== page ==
On Purpose

Most of us would like to believe that we are here for a reason. That our life has meaning. Others have come to the realization that there is no such reason. That we are here by chance. Our consciousness a blessing of mother nature and infinite time.

And even if some of us are reasonable enough to admit that we have no supernaturally assigned destiny we still tend to believe that we make our own destiny – if we be so conceited to believe in such a thing. We believe, even if subconsciously, that our reason for existing is somehow of different value than our neighbors.

But if we are truly the creation of mother nature – star dust miraculously combined over billions of years – we must admit to ourselves there is no supernatural meaning behind it all. And if there is meaning, or purpose, it is only because we defined it ourselves.

If we are to conclude, rationally, that all meaning has been defined directly by other humans we must also conclude that each individual has the right to define their own purpose. And furthermore, in a cosmic sense, no one person’s purpose is any more correct or valuable than another person’s.

One person may chase money and fame. Another may dream after women and fancy cars. Yet another may dedicate himself to the cause of morality and the betterment of mankind. And while we, as humans, may arbitrarily define one better than the other it is all ultimately meaningless – until we decide for ourselves to give it meaning.

So it follows – if we define our own purpose and all purposes are cosmically equal – we can and should learn to be satisfied with any pursuit we so choose as long as it increases happiness and decreases suffering.

The ultimate goal: to maximize happiness and to minimize suffering. And the path for achieving this is no doubt different for every individual.

This should be comforting. Knowing that whatever we choose to do is equally as important as what anyone else chooses to do. Regardless of one person’s arbitrary assignment of one thing being more valuable than another.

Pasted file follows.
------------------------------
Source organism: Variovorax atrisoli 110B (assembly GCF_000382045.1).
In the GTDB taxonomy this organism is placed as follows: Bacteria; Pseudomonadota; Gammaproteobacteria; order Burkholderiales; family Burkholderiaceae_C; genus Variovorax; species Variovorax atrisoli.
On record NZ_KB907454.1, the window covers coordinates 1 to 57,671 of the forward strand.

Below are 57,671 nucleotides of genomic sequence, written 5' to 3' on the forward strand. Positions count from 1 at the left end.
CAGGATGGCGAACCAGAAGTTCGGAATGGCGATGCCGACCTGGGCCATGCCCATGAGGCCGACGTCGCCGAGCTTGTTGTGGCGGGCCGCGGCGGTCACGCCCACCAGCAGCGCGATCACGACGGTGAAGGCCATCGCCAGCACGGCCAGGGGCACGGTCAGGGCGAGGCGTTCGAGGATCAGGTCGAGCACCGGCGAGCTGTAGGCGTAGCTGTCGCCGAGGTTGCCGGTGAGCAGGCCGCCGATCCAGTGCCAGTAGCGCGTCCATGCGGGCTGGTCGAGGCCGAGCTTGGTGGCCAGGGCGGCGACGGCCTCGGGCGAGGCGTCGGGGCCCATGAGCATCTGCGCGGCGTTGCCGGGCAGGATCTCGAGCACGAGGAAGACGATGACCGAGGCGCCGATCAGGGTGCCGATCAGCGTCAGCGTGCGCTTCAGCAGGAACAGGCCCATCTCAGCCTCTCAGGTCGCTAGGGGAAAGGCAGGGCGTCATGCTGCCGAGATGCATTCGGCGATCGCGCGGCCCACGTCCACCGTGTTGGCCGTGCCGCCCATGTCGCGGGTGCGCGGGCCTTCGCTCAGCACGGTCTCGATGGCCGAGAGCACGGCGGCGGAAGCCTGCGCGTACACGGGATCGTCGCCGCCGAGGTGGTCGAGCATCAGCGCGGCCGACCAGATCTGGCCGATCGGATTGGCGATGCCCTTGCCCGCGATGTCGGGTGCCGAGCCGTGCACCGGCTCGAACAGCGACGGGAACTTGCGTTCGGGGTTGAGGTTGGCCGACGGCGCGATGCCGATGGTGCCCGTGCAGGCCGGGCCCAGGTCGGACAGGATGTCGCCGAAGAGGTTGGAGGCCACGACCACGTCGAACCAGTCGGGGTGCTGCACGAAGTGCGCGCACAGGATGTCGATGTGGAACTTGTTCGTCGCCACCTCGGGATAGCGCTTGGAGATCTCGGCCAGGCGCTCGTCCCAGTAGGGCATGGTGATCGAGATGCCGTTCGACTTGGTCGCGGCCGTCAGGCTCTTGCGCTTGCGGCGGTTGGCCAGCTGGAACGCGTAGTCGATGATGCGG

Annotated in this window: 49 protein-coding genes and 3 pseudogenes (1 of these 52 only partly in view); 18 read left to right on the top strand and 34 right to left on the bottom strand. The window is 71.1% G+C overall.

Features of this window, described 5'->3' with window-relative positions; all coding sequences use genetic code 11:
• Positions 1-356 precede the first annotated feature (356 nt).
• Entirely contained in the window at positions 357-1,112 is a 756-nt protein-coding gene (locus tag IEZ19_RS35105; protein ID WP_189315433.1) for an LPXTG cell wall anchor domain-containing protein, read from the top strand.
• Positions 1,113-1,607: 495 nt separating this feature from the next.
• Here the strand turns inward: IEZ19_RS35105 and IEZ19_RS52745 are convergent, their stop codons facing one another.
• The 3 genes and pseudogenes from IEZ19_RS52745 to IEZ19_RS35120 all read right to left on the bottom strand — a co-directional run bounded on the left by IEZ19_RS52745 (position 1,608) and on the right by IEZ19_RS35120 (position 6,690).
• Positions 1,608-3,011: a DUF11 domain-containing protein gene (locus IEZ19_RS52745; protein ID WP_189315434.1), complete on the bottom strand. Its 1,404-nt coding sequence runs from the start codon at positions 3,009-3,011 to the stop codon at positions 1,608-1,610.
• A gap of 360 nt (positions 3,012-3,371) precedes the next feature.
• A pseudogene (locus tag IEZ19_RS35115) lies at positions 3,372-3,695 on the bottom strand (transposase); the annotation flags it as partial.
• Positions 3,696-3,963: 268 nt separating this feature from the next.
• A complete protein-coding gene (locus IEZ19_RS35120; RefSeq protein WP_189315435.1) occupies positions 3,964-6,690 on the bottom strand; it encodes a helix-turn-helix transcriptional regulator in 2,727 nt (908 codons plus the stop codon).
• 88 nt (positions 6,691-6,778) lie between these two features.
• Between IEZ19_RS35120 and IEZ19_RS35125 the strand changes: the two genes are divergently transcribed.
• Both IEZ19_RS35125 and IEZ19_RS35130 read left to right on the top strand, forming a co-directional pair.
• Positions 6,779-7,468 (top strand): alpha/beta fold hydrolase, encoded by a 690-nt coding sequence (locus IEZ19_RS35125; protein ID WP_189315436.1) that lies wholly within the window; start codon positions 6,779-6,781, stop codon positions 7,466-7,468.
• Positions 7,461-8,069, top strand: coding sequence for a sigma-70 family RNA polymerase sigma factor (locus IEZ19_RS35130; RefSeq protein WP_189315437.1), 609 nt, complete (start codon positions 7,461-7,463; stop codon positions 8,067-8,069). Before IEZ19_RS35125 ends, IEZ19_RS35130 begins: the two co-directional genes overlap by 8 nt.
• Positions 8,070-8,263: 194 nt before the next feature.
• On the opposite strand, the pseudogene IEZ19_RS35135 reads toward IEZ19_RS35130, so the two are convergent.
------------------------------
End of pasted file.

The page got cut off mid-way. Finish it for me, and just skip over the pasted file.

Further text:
We can happily work on model planes, write a silly blog, dedicate ourselves to family, or travel the world – and as long as our purpose ultimately increases happiness and decreases suffering – you have been successful.

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4 thoughts on “On Purpose

  1. philebersole

    Here’s a quote I like. I don'[t know the source.
    .
    There is no meaning or purpose,
    save what we give ourselves.
    There is no justice or mercy,
    save what we give each other.

    Reply
  2. Jon

    I agree Att.

    One question that I was thinking about though. In terms of “… as long as it increases happiness and decreases suffering” — should this refer to the person’s own happiness/suffering? the happiness/suffering of others? Both?

    Reply
    1. Atticus C. Post author

      When I was writing this post I was thinking of the person’s own happiness. But a general thesis of mine has been the value of human/natural rights/liberties. So perhaps a more accurate sentence would have been “as long as it increases happiness, decreases suffering, and doesn’t interfere with anyone else’s ability to do the same…”

      Reply

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